Our economy has recovered – or so the President and some members of Congress would like for us to believe. According to them, the unemployment rate is dropping and the economy is adding jobs. Those headlines mask the harsh reality though that long-term unemployed Americans face.
First, the labor market is far from bullish. More Americans are dropping out of the labor force which is driving the unemployment rate down and the kinds of jobs being added are part-time and lower wage.
The real difficulties according to a new study are with those who haven’t been working for a while. The good news is that the numbers of long-term unemployed have fallen by 31 percent in the past year, but many of those individuals have only secured temporary or part-time work. Those that landed full-time gigs have taken a pay cut compared to previous salaries.
As you can imagine, when you’re out of work for a long time, your quality of life is not the same: One third missed a rent or mortgage payment, more than four in 10 sold possessions for cash, and more than a fifth moved in with family and friends.
Nor will the climb back to normalcy be short or easy. Nearly half of those out of work for at least six months think it will take several years to a decade to recover financially from the recession.
More than 20% of Americans laid off the past five years are still unemployed and one in four who found work is in a temporary job, according to a survey out Monday.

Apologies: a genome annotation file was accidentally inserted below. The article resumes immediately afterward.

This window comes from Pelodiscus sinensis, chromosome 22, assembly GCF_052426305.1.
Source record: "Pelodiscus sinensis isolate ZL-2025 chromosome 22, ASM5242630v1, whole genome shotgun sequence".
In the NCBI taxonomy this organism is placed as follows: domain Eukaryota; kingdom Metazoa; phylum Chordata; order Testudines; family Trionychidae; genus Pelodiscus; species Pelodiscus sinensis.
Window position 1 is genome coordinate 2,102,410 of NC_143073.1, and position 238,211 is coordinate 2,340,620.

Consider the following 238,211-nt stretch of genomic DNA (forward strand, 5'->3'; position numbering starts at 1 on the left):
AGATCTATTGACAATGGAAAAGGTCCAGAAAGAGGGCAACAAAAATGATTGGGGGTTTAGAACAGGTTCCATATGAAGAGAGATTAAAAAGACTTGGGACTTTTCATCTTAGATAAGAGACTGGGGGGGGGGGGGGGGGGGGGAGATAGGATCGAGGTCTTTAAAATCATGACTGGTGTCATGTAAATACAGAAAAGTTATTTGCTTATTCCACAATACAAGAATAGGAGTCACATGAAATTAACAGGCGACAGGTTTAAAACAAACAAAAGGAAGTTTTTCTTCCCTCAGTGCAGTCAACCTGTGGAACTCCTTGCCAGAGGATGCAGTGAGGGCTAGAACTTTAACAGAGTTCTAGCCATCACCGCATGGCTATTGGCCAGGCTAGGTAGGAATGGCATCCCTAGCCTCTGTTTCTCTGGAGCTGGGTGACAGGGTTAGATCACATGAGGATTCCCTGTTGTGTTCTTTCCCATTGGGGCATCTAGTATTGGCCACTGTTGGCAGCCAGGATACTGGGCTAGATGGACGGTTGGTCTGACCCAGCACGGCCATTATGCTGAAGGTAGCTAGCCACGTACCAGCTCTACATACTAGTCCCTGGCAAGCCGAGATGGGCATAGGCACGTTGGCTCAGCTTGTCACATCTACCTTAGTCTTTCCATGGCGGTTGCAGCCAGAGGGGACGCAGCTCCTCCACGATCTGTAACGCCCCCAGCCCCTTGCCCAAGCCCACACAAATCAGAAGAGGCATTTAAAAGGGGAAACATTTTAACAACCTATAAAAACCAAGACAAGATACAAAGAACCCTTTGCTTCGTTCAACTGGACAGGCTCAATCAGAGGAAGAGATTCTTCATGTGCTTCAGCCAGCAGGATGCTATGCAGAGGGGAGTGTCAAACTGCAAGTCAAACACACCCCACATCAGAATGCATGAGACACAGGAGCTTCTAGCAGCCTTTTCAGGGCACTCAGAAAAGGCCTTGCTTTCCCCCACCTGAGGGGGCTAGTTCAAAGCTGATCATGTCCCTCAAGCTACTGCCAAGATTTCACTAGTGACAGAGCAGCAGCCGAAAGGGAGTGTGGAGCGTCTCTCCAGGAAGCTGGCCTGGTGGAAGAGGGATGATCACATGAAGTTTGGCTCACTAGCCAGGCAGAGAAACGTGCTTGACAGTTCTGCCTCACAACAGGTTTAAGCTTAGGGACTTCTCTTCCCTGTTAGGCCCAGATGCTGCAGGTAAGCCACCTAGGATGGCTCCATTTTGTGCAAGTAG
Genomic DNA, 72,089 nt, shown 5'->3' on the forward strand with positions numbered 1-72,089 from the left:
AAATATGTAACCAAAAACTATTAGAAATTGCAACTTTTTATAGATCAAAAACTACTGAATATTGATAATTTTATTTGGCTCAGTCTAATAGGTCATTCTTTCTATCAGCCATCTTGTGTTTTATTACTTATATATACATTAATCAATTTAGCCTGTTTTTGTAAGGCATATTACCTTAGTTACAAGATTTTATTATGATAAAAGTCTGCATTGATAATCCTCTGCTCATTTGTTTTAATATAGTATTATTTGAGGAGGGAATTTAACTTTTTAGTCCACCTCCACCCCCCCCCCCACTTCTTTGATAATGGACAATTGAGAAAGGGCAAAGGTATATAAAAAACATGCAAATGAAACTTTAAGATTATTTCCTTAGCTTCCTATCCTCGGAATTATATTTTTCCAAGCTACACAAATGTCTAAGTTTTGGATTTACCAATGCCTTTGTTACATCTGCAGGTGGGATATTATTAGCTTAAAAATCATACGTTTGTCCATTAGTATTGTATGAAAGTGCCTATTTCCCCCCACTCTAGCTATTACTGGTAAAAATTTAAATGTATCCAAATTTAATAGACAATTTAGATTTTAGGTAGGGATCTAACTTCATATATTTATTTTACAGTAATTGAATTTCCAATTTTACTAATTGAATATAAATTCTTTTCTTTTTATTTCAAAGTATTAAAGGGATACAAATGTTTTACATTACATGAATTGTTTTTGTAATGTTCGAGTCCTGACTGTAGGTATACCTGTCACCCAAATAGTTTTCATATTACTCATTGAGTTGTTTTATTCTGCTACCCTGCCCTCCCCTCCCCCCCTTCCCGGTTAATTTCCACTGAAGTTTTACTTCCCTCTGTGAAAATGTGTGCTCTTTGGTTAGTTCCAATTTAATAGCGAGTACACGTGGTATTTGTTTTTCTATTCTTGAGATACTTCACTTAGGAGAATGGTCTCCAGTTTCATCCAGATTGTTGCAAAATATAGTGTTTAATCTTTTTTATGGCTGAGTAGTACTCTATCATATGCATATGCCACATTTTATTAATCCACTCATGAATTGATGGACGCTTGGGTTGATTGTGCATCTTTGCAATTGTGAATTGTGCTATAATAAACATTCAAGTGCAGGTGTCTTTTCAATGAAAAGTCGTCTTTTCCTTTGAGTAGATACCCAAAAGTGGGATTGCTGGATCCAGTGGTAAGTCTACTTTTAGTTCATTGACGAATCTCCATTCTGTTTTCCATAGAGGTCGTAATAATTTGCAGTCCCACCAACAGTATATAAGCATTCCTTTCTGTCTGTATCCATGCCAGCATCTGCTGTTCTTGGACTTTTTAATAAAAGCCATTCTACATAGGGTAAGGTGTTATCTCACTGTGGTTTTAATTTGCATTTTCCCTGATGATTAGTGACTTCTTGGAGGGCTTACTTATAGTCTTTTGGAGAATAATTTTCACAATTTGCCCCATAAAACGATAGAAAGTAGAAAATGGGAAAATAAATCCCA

The report underscores that despite a sharp drop in long-term unemployment recently, many people out of work at least six months are still struggling to recoup their former wages and lifestyles. Those idled for years face an even tougher road back to employment.
Forty-three percent of all the unemployed people surveyed were looking for part-time work over the summer, while only 26% sought full-time jobs, a reversal of the findings from the center's previous survey in January 2013.
"I think it's a reflection of the work available to them," Van Horn says. "The labor market is changing." Many employers have converted full-time jobs to part-time or temporary ones to increase efficiency and cut costs.
Despite their struggles, many of the chronically jobless do not benefit from government assistance, the survey shows. Just 38% are receiving unemployment insurance, and 83% of those who did get benefits lost them before finding another job. Last December, the federal government cut off benefits beyond the 26 weeks provided by states.
Lawmakers in Washington and –increasingly- in state houses across the country are turning to band-aid solutions that will only exacerbate the problems with employment in this country. We don’t need higher minimum wages or ObamaCare that raise the costs of labor and drive employers to cut worker hours, lay off employees, or forgo hiring.
We need innovation to flourish and policies that relax regulations and taxes on businesses (big and small), which lower the costs of business. This provides business with the flexibility to add to their workers without eating away at their bottom line.
If instead of getting hired, a laid off worker wants to start her own business such as driving for Uber or Lyft, we don’t need state regulators and local police officers trying to shut her operations down and impounding her vehicle.
Those who are chronically out of work deserve a chance to improve their own future, but that won’t happen if behind the scenes, government is busy instituting policies that undermine their job prospects.